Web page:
Terry Pattar: Sure. And it seems like, yeah, terrorist groups often do rely on small amounts. They don't necessarily need a lot of money to carry out some of their activities. I guess it depends. I know it varies, obviously, from group to group and based on what territory they're operating in and other sources of income they might have. And maybe we can touch on that a little bit, in terms of how they... Or the mix you saw from, potentially, those cases and the groups you were looking at. What the mix was in terms of how much are they getting via transfers via cryptocurrencies compared to the overall mix of their funding? Is it still relatively small? Is it growing? How did you see that developing?
Ahmed Buckley: Actually, I always say that's one of the factors that will always hinder terrorist use of virtual currency. At least the groups that I'm following, your ISIL, Al Qaeda. I'm not talking about right wing groups who are not designated and it is still very legal for them to handle cryptocurrency. Maybe for them digital currency plays a bigger role. But for the designated group groups that I follow, at least the biggest hindrance of them adopting cryptocurrency is that the traditional, the tried and tested ways of raising money and transferring money, still work and are still available to them. So your traditional halal networks, cash couriers, the abuse of nonprofit sector, those are still tried, tested and they have utility. Especially in the region, especially in the Middle East. But that's not to say that they will continue to experiment, as we've seen them doing, at least in 2020. They're adapters, they're learners. They might experiment with things like decentralized finance, where you can now collect cryptocurrency, put them somewhere, and make money out of it. There are other ways in which they can experiment in the future, in my opinion. But cryptocurrency will continue to play a small portion of the funds available to them and a small way in which they transfer money across borders. Simply because these other methods, the old ones, the halal networks, they're still functioning and alive. And we still have, as law enforcement agencies and national regulators, I think there's still a lot of room to cover, to combat these traditional modes of money transfer.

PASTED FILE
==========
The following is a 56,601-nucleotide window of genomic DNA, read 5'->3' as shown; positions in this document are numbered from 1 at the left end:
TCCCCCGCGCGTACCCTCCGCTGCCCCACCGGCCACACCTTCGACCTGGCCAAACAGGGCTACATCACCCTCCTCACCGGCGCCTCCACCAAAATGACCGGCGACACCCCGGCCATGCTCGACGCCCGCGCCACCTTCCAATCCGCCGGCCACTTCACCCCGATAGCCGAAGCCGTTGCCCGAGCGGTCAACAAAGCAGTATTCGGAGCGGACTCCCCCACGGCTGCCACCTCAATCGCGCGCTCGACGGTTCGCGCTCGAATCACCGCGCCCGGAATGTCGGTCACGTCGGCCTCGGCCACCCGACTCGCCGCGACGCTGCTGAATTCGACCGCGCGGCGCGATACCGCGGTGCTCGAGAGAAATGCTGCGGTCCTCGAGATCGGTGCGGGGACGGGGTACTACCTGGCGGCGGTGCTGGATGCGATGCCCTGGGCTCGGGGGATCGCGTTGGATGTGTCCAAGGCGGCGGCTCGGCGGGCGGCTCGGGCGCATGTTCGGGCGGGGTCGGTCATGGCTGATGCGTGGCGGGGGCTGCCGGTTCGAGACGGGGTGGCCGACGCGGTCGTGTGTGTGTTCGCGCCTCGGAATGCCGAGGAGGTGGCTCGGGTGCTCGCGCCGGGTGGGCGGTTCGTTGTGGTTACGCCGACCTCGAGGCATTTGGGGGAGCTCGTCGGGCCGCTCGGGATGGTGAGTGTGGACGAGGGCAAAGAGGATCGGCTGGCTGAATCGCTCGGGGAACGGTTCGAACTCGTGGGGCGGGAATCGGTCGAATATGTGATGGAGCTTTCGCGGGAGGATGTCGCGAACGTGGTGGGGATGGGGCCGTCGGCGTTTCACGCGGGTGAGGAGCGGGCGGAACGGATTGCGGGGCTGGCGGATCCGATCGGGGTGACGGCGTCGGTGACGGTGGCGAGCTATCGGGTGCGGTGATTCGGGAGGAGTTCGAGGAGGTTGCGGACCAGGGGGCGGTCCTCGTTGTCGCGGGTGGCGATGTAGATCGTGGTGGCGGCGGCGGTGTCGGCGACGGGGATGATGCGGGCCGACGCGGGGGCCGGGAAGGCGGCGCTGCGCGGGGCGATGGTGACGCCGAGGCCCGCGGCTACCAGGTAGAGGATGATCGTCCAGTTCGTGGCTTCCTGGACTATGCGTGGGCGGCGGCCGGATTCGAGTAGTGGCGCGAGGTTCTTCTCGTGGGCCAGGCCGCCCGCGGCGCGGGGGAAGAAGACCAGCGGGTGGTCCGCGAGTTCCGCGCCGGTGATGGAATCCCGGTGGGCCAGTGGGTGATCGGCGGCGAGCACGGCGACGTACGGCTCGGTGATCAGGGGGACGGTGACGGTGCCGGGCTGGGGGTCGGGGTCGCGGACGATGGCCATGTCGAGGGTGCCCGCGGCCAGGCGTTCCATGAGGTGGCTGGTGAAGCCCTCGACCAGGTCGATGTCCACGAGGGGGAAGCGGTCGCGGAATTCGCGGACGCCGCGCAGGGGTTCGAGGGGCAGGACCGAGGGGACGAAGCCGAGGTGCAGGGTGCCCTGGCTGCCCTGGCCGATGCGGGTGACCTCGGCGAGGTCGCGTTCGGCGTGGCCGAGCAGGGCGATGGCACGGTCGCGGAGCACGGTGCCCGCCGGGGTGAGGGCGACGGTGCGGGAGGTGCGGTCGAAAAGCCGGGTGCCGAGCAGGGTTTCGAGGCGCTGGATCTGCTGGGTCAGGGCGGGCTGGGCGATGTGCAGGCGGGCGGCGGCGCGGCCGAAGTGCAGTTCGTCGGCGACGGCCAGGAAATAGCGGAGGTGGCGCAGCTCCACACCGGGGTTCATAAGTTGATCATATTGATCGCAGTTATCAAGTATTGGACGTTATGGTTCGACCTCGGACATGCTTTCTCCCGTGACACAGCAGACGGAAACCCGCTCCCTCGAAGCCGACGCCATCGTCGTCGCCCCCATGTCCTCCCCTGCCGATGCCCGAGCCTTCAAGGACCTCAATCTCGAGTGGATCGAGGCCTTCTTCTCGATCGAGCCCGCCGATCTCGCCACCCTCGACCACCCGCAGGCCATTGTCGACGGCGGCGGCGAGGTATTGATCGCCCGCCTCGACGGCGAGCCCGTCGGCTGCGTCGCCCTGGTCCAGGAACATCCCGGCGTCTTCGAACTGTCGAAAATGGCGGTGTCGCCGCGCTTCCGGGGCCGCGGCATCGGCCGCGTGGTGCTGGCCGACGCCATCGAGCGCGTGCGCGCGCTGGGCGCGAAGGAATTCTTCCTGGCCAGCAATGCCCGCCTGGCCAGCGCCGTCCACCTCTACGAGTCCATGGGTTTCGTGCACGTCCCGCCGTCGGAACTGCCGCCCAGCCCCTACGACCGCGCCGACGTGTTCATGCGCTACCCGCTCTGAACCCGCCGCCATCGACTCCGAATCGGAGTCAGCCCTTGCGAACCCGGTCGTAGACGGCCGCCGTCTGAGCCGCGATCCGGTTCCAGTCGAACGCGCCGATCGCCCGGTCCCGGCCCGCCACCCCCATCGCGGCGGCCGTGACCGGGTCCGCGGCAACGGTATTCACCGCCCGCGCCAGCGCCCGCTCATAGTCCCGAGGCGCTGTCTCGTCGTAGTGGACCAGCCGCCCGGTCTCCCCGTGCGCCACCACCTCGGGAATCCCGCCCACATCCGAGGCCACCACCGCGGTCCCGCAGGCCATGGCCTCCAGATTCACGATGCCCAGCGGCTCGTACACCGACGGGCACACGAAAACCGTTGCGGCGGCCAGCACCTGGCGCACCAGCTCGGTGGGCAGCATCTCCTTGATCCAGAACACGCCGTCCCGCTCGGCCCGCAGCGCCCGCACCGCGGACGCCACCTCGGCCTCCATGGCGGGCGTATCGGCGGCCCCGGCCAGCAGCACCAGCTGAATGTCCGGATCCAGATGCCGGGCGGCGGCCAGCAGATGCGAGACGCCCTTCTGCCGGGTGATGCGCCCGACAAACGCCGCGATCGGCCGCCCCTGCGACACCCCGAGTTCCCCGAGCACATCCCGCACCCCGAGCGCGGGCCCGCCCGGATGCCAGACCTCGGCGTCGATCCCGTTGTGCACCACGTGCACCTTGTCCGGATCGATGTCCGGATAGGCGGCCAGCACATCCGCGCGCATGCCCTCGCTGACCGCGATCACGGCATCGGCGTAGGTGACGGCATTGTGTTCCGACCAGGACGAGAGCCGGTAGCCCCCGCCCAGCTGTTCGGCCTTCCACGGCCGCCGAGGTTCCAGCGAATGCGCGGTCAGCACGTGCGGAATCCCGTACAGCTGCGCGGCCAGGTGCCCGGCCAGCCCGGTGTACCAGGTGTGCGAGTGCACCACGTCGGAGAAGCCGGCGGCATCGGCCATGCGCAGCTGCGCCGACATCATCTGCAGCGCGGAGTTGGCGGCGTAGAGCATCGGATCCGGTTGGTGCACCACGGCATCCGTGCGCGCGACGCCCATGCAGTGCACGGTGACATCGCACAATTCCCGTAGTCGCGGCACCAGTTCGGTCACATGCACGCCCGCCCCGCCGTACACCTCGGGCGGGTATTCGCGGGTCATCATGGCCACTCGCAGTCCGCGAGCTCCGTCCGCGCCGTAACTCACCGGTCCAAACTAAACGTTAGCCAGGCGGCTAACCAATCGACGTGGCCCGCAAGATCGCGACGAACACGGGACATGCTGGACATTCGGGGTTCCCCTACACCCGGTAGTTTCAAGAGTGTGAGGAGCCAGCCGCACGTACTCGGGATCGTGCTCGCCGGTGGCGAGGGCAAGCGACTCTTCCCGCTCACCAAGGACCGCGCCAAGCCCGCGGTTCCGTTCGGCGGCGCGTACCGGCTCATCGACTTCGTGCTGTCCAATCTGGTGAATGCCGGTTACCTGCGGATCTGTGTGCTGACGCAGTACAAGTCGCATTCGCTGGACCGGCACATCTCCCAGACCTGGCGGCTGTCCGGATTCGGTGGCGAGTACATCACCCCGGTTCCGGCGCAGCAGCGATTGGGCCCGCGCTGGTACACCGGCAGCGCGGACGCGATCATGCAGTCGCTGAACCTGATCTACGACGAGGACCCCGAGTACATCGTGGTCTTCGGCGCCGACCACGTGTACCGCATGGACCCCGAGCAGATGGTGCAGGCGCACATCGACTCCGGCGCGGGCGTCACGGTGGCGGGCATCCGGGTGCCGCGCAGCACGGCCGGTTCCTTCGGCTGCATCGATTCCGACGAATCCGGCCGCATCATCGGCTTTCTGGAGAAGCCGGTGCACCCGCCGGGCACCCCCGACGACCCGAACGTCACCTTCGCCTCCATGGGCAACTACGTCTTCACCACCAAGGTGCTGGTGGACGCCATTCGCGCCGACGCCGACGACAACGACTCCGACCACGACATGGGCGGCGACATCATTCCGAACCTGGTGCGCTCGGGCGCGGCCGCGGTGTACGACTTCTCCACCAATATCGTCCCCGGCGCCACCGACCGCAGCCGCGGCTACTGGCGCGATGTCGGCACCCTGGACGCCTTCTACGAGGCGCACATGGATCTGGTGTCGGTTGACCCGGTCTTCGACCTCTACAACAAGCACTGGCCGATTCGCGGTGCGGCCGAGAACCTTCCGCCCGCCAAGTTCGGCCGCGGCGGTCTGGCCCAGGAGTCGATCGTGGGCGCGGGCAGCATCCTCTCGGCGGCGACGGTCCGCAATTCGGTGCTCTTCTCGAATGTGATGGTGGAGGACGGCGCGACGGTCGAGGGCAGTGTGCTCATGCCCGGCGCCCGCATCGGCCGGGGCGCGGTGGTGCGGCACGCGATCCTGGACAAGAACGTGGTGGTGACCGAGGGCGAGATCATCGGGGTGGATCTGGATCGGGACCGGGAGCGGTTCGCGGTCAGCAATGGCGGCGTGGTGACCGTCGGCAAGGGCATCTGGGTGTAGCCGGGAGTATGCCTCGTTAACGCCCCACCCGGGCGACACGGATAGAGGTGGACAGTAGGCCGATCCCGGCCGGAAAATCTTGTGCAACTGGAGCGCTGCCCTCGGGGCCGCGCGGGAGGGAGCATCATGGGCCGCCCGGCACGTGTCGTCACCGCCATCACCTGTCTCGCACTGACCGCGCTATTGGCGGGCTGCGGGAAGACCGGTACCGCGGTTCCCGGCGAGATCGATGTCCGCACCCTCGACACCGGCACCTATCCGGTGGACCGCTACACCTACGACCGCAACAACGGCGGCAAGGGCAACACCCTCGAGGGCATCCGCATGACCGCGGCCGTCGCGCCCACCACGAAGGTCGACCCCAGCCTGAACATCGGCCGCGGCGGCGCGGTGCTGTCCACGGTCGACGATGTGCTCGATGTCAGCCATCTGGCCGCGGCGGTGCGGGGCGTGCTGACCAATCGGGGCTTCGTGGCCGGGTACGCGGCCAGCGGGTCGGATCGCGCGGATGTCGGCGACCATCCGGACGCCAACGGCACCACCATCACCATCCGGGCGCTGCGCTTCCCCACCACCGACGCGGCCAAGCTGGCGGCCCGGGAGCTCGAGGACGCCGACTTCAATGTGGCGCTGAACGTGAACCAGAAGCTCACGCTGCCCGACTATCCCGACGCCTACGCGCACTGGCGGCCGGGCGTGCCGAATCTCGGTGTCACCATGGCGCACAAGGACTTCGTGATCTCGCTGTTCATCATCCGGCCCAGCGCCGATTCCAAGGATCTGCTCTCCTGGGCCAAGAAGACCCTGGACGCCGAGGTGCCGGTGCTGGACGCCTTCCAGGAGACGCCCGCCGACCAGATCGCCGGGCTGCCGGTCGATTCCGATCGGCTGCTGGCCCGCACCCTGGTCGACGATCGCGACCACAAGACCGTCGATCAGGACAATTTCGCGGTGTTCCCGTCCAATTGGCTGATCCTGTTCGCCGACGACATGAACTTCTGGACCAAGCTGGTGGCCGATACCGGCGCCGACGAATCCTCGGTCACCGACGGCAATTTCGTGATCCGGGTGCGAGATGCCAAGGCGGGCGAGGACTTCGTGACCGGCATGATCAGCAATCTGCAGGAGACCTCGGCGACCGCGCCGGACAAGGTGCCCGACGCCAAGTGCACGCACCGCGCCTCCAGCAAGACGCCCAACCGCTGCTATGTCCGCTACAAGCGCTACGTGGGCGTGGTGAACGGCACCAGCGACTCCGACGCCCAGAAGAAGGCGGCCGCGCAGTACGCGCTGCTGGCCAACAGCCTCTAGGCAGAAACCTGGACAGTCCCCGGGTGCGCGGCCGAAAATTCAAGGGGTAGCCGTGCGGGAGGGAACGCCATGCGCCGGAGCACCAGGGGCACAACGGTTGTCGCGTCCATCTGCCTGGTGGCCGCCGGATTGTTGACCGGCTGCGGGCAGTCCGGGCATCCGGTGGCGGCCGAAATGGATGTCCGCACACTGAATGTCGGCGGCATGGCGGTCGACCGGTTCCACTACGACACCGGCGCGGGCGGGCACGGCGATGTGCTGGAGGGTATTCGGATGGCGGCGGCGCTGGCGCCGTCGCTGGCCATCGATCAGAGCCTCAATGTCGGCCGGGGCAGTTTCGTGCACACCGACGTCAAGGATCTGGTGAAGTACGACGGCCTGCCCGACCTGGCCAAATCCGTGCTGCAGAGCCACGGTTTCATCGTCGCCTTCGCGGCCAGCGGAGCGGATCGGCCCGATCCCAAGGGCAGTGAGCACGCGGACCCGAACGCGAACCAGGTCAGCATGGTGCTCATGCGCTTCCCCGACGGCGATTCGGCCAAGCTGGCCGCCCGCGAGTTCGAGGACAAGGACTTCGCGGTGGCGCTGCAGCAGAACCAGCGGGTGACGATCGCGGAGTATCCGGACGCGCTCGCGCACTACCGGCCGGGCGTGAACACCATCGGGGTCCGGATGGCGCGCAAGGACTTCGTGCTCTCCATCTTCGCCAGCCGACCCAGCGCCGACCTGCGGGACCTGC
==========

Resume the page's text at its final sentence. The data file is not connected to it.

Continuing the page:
Terry Pattar: And within that use of cryptocurrency, and the cases that you described, that we saw in 2020, will those kinds of cases perhaps put them off? Will they see, actually, we had this assumption previously that this was a more anonymous method, maybe, of moving money you around. And actually it turns out that it's not. Is that likely to have an impact, do you think, in terms of how they might perceive cryptocurrencies?
Ahmed Buckley: I think they've come to the realization now that it's not completely anonymous. That it is traceable. That law enforcement agencies, particularly in certain jurisdiction, have the capacity to trace transactions. But they're learners, they're fast learners, and they will adapt. I mentioned they might experiment with decentralized finance, maybe they'll experiment with some of these privacy coins that are harder to trace. Your Monero, your Zcash.
Terry Pattar: Could you touch on those a little bit? Just for those who are listening who maybe aren't familiar with those privacy coins. And describe what the difference is between, say, one of those and something like Bitcoin or Ethereum.